Loc-Dieu Abbey

Martiel, France

Founded in 1123 in a place formerly called Locus Diaboli (Latin for 'devil's place') due to the large number of dolmens around it, tm abbey was renamed Locus Dei in Latin by the monks, which in French became Loc-Dieu, both meaning the 'place of God'.

Burnt down by the English in 1409, it was rebuilt in 1470, and the abbey was fortified.

The abbey was suppressed and its assets sold off as national property by the French government during the French Revolution in 1793. The Cibiel family bought it in 1812, and Cibiel descendants still live in it today.

The buildings were restored in 1840 (the east wing) and in 1880 (the south and west wings).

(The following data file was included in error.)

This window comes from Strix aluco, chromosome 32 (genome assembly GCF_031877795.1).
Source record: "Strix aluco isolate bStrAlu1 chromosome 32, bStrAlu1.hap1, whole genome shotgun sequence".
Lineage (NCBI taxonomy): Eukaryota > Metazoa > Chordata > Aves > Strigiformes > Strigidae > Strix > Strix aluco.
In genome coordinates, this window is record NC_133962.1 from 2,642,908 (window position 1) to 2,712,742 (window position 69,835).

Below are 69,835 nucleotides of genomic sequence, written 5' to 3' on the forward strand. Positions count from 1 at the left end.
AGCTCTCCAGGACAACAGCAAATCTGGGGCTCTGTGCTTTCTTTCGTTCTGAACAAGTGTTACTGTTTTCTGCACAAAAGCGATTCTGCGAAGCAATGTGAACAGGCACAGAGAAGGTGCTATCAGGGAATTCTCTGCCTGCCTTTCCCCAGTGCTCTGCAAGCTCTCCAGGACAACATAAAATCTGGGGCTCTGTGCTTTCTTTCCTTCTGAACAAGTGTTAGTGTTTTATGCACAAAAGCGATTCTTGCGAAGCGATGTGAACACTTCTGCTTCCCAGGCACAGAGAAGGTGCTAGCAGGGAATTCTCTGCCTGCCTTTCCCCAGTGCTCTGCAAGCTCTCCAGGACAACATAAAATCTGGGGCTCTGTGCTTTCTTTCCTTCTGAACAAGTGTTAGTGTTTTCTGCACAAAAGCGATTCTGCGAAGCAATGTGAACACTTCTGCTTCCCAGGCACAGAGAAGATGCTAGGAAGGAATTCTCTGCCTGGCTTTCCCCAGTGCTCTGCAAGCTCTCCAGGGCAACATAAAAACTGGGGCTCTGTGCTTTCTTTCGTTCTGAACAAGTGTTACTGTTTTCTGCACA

In the summer of 1940, paintings from the Louvre, including the Mona Lisa, were hidden in Loc-Dieu to keep them safe from German troops.

The abbey and its large park are now open to visitors.

Architecture

Built between 1159 and 1189, the church remains intact. This is one of the first Gothic buildings in southern France, designed by architects from Burgundy. Cistercian rules are followed, i.e. the greatest simplicity possible, with no decorations other than the stone and light. Cloister and Chapter room, rebuilt in 1470, replaced the previous Romanesque cloister. They present a strong Gothic style.

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Address

Martiel, France
See all sites in Martiel

Details

Founded: 1123
Category: Castles and fortifications in France
Historical period: Birth of Capetian dynasty (France)

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